Simon Barnes on amalgamating property in Prime Central London, a trend being followed by buyers, investors and celebrities.
Belgravia and Mayfair are peppered with large grand residences and mews houses which date back to Georgian and Victorian times when each big house would own a mews houses to accommodate by staff, horses and carriage. In wartime years and the post war era over time these large residences were deemed impractical and too expensive to maintain and gradually mews houses were sold off separately.
Today, the mews house is very much an established property ‘genre’ – often quirky, ‘cool’ and well located in a prime central yet quiet cobbled street. However, now the property cycle has come full circle and increasingly there is a demand from buyers with bottomless budgets to reclaim and ‘marry’ back the mews house with the main residence, restoring both to their former glory. In doing this, hungry buyers gain increased security and privacy, essential private parking and staff accommodation, all part of everyday luxury living in Prime Central London.
For example, take Green Street a mixture of traditional red brick houses, then changing to Portland stone. Behind the period façades only a handful of these houses enjoy a wonderful outlook over a private communal garden, while some look over a school or neighbouring property, but this is a secret few share.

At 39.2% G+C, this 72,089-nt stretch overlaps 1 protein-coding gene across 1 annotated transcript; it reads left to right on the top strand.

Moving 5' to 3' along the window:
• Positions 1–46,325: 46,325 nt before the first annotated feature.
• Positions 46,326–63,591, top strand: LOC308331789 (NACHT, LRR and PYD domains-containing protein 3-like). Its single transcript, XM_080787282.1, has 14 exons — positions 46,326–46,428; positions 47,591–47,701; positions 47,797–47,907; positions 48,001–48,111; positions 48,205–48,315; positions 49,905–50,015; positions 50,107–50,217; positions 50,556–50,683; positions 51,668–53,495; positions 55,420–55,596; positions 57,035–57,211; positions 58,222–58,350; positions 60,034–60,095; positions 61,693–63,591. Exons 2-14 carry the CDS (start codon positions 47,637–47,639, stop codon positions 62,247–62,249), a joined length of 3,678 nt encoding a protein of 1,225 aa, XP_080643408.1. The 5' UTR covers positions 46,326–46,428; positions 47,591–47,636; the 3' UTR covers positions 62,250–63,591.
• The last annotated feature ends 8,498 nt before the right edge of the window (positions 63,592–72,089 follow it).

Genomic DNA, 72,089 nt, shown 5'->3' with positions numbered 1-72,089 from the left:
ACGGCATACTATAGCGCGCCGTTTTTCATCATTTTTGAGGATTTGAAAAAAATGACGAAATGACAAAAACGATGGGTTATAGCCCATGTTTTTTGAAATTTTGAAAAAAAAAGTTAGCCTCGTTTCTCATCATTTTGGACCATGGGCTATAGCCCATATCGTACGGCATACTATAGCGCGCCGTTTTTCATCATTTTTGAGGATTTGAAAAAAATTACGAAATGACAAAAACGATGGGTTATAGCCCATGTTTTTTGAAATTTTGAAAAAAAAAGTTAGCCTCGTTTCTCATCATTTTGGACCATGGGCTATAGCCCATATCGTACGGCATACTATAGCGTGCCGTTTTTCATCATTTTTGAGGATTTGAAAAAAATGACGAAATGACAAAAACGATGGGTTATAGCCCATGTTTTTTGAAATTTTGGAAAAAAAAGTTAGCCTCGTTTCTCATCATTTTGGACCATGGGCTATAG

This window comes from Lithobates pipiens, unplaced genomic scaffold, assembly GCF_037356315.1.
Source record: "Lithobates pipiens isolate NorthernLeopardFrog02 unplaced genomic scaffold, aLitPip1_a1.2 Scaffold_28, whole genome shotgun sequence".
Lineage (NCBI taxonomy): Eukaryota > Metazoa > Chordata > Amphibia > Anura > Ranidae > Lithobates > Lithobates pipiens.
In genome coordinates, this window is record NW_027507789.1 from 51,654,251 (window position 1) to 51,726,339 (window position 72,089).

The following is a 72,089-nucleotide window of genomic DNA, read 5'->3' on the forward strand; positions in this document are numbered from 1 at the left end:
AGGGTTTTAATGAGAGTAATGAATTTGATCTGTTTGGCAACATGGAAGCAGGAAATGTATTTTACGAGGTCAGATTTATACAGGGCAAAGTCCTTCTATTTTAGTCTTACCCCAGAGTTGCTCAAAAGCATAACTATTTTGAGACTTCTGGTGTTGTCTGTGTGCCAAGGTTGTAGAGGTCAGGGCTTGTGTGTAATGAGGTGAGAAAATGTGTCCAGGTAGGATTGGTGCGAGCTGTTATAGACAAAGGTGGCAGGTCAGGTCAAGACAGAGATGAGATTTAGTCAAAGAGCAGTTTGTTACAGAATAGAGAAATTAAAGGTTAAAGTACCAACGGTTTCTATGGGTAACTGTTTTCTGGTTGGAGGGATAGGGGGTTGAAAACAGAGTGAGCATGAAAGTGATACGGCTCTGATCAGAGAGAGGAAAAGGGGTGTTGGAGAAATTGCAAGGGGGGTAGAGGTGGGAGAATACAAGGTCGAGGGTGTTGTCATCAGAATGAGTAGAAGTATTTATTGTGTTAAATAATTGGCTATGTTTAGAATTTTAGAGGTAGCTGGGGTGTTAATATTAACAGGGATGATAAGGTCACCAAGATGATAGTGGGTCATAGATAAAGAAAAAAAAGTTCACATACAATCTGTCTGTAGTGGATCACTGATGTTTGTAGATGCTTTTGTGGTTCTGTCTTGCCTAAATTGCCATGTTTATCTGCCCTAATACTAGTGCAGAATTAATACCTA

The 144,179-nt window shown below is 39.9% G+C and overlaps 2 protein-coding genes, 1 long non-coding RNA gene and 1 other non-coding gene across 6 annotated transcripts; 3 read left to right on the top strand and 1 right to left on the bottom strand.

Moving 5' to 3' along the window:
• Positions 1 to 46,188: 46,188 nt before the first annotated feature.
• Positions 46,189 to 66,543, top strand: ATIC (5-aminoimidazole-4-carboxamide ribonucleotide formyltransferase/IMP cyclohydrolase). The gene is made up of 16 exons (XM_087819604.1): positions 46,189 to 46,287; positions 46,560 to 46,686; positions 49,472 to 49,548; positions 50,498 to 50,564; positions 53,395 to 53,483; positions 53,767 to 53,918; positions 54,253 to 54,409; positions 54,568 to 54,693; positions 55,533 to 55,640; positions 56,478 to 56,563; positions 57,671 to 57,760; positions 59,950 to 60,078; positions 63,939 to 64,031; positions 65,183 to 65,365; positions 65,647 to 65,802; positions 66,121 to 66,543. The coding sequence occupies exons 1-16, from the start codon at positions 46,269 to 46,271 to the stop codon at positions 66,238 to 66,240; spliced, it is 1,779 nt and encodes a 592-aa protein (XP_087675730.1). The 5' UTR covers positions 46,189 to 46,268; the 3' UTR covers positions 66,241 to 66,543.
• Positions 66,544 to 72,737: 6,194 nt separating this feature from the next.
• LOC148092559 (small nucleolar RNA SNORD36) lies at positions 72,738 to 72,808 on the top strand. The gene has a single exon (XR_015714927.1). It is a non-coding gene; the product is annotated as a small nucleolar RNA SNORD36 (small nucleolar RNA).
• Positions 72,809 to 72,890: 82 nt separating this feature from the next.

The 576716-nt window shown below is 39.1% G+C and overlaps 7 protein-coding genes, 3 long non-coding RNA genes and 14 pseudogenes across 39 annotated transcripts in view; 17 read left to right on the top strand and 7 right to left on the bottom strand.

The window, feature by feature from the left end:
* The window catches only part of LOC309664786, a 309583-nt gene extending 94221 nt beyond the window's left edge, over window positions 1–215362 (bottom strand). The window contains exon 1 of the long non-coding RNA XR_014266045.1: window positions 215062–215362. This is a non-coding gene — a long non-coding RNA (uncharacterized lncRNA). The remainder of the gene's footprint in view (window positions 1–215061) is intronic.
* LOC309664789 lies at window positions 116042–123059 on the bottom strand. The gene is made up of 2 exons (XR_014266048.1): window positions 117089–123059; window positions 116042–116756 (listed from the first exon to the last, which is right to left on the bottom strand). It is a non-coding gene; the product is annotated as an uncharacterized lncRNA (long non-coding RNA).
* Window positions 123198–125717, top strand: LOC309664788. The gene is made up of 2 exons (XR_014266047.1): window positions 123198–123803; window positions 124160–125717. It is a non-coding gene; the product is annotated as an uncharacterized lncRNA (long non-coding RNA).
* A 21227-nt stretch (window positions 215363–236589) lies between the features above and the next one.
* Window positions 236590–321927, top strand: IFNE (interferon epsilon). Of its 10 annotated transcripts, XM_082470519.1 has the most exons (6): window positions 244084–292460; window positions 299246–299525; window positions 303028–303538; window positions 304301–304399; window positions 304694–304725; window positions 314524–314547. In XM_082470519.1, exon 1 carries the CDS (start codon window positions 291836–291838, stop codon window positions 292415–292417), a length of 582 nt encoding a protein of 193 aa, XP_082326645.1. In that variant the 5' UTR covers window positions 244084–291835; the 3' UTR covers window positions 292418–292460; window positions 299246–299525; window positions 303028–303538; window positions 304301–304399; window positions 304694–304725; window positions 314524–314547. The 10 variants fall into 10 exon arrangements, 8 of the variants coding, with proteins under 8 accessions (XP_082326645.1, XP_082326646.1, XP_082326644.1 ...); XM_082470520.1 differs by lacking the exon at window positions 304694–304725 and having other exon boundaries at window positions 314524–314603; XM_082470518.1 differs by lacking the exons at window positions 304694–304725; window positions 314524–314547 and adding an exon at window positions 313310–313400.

The trend to sell off and convert mews houses over the years has not escaped Mayfair, so again knowing where to find these prized houses still in possession of their own mews is something of a skill. Take Charles Street with its seemingly narrow houses, insiders know there are just a sprinkling of houses including their original mews house.
Amalgamating Property in Prime Central London
A little while back, H. Barnes & Co bought a house in Upper Grosvenor Street dating back to the late 1700’s. The main house had become too expensive to maintain with families having moved out years before and offices taking the space over before becoming empty for a number of years. Originally, the house had also owned the mews house, which subsequently was sold many years before.
For us it made no sense to buy one without the other. Eventually, we secured the mews house despite the present owner being reluctant to sell but tempted by a generous offer from us. We were prepared to pay a reasonable premium in order to secure the mews because collectively the overall end result of having both the large main house and mews under the same ownership was always the objective.
There are increasing instances where owners are amalgamating property to create vast acres of lateral space. However, with restrictions from English Heritage and the floor-plate of typical London townhouses, this can be a difficult scenario with underwhelming results.
While such a large scale project may result in accommodation that works for the individual owner and family, it is often a less tempting prospect for buyers because in the reconfiguration space tends to wasted or not utilised in the way that another person requires. This means that a very expensive project can also cost you buyers, as in the case of Jamie Oliver, who knocked two houses into one in Primrose Hill.